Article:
Jean Baptista von Schweitzer
He was attracted by the social democratic labour movement and after the death of Ferdinand Lassalle, in 1864, he became president of the General Working-men's Union of Germany, and in this capacity edited the Sozialdemokrat, which brought him into frequent trouble with the Prussian government.
In 1867 he was elected to the parliament of the North German Federation. In 1868, he coined the term "democratic centralization" to describe the structure of his organization. On his failure to secure election to the German Reichstag in 1871, he resigned the presidency of the Labour Union, and retired from political life.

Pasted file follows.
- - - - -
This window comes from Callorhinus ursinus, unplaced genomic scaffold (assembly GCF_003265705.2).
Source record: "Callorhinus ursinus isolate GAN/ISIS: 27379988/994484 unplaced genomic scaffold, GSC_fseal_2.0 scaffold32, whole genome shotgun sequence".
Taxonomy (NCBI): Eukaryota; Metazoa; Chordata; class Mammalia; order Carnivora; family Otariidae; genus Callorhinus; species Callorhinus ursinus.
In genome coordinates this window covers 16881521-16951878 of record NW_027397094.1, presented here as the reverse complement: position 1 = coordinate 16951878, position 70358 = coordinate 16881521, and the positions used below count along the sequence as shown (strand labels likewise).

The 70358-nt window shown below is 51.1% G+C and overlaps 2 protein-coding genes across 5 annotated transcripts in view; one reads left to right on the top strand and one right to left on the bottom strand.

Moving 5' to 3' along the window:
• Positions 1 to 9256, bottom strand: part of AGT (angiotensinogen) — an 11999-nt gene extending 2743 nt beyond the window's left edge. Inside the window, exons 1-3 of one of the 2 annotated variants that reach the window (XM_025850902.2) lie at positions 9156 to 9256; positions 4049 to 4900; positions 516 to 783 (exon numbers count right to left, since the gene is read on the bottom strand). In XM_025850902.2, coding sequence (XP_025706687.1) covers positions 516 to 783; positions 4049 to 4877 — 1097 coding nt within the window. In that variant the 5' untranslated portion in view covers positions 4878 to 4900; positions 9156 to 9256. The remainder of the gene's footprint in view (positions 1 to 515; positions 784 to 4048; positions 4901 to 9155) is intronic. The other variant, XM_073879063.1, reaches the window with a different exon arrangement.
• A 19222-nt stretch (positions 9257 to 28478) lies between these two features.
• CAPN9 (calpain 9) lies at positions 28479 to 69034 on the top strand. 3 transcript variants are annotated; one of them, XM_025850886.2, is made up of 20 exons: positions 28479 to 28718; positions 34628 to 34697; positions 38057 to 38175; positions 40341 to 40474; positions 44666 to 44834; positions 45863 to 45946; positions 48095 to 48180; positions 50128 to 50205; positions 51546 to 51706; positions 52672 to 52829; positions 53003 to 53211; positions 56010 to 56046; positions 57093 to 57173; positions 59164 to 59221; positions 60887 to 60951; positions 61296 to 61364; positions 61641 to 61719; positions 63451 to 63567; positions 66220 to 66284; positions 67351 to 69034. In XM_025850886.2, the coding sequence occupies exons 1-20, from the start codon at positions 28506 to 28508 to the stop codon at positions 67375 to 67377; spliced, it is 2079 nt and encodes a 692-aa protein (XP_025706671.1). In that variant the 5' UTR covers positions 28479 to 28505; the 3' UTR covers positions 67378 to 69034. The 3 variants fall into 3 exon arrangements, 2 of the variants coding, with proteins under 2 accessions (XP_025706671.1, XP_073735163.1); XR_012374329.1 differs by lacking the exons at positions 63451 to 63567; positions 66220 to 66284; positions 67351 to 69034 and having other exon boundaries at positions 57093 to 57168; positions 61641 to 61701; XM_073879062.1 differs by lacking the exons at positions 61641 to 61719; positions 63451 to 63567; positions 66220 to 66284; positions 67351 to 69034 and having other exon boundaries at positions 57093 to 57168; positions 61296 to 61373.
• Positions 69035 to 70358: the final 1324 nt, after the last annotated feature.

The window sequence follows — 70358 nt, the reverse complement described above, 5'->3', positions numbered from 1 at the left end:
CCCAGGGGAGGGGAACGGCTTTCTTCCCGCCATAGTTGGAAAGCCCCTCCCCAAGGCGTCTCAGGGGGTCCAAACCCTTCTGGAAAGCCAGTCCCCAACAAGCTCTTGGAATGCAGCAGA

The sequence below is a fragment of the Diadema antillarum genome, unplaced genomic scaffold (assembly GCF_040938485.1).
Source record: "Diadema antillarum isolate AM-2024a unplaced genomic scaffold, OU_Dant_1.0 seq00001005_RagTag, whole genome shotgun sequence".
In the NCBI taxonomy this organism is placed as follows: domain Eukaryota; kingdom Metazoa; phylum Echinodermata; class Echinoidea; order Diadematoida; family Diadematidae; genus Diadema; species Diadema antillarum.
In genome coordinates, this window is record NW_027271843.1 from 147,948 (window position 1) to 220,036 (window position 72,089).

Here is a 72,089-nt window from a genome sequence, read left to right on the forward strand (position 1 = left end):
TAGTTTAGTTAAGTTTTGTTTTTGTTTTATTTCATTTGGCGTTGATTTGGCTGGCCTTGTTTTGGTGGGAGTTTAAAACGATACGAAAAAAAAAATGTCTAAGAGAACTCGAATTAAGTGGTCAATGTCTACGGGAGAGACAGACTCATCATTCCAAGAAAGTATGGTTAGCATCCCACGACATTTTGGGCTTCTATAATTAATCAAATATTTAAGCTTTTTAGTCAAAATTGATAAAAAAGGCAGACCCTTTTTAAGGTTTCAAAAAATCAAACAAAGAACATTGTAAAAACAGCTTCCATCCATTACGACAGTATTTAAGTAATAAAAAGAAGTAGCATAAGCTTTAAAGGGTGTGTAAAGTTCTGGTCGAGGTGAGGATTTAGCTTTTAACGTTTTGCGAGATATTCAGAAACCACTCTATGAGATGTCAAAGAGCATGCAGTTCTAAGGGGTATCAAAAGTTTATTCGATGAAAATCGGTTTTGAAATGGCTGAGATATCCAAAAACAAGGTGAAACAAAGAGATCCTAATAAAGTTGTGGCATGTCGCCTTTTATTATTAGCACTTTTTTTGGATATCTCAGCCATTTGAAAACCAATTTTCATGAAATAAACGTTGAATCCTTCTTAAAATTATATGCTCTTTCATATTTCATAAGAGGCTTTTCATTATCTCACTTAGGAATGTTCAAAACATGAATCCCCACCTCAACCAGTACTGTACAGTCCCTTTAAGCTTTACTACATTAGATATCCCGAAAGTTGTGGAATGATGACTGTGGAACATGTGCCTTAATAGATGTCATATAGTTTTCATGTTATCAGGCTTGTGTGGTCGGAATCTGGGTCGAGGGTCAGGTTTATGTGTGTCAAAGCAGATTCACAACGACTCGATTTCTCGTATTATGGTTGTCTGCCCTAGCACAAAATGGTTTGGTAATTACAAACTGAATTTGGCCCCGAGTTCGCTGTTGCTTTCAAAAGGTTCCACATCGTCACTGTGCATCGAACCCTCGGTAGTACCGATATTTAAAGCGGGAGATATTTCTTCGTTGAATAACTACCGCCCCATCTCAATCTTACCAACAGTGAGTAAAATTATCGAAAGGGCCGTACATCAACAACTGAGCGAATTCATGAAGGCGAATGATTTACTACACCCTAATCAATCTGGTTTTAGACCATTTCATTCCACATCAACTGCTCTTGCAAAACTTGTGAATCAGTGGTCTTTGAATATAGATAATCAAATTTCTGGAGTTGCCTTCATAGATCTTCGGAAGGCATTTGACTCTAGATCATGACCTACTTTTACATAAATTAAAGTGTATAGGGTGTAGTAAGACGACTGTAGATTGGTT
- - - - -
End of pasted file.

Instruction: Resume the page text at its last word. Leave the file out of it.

He died in Switzerland.
Schweitzer composed a number of dramas and comedies, of which several for a while had considerable success. Among them may be mentioned:
- Alcibiades (Frankfurt, 1858)
- Friedrich Barbarossa (Frankfurt, 1858)
- Canossa (Berlin, 1872)
- Die Darwinianer (Frankfurt, 1875)
- Die Eidechse (Frankfurt, 1876)
- Epidemisch (Frankfurt, 1876)
He also wrote one political novel, Lucinde oder Kapital und Arbeit (Frankfurt, 1864).
- Chisholm 1911.
- Detlef Grumbach, "Die Linke und das Laster," in Detlef Grumbach ed., Die Linke und das Laster (Hamburg: Männerschwarm, 1995), 21.
- This article incorporates text from a publication now in the public domain: Chisholm, Hugh, ed. (1911). "Schweitzer, Jean Baptista von". Encyclopædia Britannica (11th ed.). Cambridge University Press
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